"There are more people available today on the market because of companies like Metris just about imploding and laying everyone off," says Susan Allard, chief executive of San Francisco-based executive search firm Allard Associates Inc.
  Over the past few years subprime executives were paid "very handsomely" for bringing in cardholders to their "profit machines," says Daina Di Veto, managing director of Lynden, Ontario-based Card Resource Group, an executive recruiter. But that changed when the sluggish economy sent chargeoff rates skyrocketing. As a result, some high-profile victims, such as former Metris Chairman and CEO Ronald N. Zebeck, found themselves unemployed. Despite his ill fortunes, Zebeck still ranked among the top 30 highest-paid card executives, bringing home compensation of $2.2 million last year.
  The make-up of compensation packages sought by executives also is changing. Stock, once a highly prized portion of pay packages, has fallen out of favor as executives watched falling share prices wipe out their earnings. "Candidates are not as excited about the option piece of the package," says Di Veto.
  Bonuses remain popular with compensation committees, although in the past, many were tied to an executive's performance rather than that of the company. "Bonuses are still important, but not like they were," says Kathryn Trott, president of San Francisco-based executive search firm, e-Trott Inc. "Even if you have your best year ever, if your company doesn't perform well you can be left out of the bonus game."
  One effect of the economic downturn is that it has discouraged many executives from accepting new jobs, Allard says. "We are finding candidates are a lot more conservative about making a move. 'The world is so uncertain. Golly, why would I leave my safe job,'" she says.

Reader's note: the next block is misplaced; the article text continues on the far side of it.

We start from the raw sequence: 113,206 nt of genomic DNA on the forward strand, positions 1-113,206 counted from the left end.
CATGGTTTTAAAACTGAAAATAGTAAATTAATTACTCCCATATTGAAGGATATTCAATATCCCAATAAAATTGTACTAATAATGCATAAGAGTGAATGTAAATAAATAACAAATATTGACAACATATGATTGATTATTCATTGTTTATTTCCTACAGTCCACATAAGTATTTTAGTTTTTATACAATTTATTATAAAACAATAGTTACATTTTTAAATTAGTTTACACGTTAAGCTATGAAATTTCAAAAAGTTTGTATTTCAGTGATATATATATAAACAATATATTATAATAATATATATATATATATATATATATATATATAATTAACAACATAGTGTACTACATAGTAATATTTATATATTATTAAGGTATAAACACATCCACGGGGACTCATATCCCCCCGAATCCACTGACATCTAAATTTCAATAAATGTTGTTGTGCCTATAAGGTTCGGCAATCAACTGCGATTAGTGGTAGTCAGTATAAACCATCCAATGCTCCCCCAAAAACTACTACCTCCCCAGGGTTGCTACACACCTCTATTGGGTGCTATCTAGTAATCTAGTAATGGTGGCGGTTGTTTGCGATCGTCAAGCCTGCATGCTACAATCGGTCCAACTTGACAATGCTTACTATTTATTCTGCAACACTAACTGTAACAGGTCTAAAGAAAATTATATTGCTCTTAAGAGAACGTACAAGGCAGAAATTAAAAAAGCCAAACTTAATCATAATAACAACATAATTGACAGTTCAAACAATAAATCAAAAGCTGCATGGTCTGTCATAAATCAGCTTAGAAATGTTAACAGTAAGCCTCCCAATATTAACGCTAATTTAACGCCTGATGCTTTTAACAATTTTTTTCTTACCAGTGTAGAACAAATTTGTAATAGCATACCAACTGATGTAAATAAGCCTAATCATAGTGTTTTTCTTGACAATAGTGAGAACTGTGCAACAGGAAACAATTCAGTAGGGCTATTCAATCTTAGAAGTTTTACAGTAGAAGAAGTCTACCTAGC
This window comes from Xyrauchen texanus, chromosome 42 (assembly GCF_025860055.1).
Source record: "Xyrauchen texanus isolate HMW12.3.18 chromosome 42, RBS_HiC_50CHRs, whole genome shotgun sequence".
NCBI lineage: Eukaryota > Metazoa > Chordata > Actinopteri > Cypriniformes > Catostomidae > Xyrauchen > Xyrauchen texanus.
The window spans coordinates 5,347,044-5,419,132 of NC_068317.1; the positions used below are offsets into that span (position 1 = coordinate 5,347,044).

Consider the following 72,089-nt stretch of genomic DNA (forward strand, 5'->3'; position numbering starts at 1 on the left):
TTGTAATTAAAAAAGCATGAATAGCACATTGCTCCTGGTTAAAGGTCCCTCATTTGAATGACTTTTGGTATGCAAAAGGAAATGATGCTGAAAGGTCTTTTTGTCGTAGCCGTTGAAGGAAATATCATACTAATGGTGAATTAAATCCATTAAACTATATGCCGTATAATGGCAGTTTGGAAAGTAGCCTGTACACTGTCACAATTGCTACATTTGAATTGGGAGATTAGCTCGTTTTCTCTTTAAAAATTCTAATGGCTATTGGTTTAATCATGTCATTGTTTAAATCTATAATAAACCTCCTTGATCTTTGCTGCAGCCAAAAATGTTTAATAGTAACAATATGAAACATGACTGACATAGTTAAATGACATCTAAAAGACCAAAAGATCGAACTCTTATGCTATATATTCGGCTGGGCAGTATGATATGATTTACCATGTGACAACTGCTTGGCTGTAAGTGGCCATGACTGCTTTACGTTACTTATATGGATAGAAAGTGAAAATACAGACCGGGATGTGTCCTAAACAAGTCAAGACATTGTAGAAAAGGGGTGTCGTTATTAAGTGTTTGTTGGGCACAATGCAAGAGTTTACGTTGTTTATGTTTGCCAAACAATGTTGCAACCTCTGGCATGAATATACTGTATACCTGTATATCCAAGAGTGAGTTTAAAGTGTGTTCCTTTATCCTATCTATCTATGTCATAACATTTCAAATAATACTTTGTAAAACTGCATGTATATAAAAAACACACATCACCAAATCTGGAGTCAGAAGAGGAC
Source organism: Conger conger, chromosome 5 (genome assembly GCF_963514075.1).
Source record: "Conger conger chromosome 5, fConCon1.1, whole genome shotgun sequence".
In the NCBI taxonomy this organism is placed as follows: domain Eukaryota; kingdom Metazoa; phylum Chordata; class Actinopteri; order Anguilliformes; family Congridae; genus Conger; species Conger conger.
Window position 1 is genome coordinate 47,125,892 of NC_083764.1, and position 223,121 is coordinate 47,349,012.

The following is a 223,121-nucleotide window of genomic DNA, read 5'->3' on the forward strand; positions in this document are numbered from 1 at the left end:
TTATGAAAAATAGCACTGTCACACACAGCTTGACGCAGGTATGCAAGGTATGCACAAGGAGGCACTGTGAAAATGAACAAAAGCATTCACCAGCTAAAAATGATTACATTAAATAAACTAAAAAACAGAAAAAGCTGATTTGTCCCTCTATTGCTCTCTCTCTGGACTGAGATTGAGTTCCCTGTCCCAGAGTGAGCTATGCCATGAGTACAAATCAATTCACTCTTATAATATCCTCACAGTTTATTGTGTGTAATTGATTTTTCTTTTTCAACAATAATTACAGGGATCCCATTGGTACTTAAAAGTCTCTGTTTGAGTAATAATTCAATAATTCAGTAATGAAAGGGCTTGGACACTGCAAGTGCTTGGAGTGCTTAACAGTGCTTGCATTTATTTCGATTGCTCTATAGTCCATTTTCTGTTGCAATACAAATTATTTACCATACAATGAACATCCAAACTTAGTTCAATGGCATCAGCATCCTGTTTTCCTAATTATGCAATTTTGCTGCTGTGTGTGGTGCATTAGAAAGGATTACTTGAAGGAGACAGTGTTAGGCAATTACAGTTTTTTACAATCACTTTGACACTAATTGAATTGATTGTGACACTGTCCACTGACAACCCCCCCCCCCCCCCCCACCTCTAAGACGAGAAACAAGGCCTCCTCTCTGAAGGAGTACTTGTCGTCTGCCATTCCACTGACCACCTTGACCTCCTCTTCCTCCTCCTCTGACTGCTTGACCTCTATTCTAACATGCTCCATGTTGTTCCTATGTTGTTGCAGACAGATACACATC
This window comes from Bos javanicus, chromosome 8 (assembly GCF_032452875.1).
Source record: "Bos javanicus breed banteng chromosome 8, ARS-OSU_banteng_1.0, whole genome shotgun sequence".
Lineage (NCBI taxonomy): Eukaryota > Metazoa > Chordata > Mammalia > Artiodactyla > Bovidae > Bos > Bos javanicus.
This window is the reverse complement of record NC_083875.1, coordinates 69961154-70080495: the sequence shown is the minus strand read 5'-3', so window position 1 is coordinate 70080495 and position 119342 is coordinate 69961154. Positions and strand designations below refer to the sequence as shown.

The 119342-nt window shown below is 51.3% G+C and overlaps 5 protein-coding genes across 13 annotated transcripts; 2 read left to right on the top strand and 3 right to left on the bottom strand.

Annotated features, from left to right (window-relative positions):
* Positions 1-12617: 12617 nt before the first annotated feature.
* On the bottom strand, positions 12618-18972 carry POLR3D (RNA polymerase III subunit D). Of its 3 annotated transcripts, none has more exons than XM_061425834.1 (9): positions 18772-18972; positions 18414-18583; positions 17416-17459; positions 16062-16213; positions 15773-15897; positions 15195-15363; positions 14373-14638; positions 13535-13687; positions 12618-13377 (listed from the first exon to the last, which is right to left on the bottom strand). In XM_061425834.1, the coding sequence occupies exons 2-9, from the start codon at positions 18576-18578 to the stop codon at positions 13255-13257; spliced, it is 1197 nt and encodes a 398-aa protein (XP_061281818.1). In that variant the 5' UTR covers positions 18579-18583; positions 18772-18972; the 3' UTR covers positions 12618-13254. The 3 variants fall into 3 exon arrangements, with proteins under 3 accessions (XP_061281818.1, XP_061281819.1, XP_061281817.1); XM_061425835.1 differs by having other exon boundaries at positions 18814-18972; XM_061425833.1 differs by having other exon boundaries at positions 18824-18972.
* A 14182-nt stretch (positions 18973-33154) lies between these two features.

Adds Di Veto: "It's just sort of the devil you know is better than the devil you don't. In this market, people are very reluctant to make a move."
  Indeed, many candidates considering a job change are asking for ironclad employment contracts. "People are saying they'll leave only with a three-year contract or agreement," Di Veto says.
  This reluctance to move makes executives much more open to counter offers from their current employers, Di Veto adds. "The counter offers don't need to be as large to get them to change their minds and decide to stay where they are," she says.
  One area showing strong demand for experienced card execs is risk management and collections," says Daniel DeFrancesco, partner at New York-based executive search firm, The Griffiths Group. That's because issuers want to "squeeze as much profit as they can out of what they've got," he says. "In down times, that's usually where the focus is."
  Meanwhile, there is less call for executives with marketing experience, according to Di Veto. "We've seen a huge slump in marketing positions across the board," she says. "Where we've been busy is in the decision-management areas-risk management, credit policy and finance."
  Di Veto notes that marketing is "always a cost-heavy function ... whereas some of the other groups are expensive but they're necessary costs."
  The travails of the credit card industry are likely to continue to take a toll on executive compensation for some time to come. Meanwhile, card execs may have to set less lofty goals for themselves.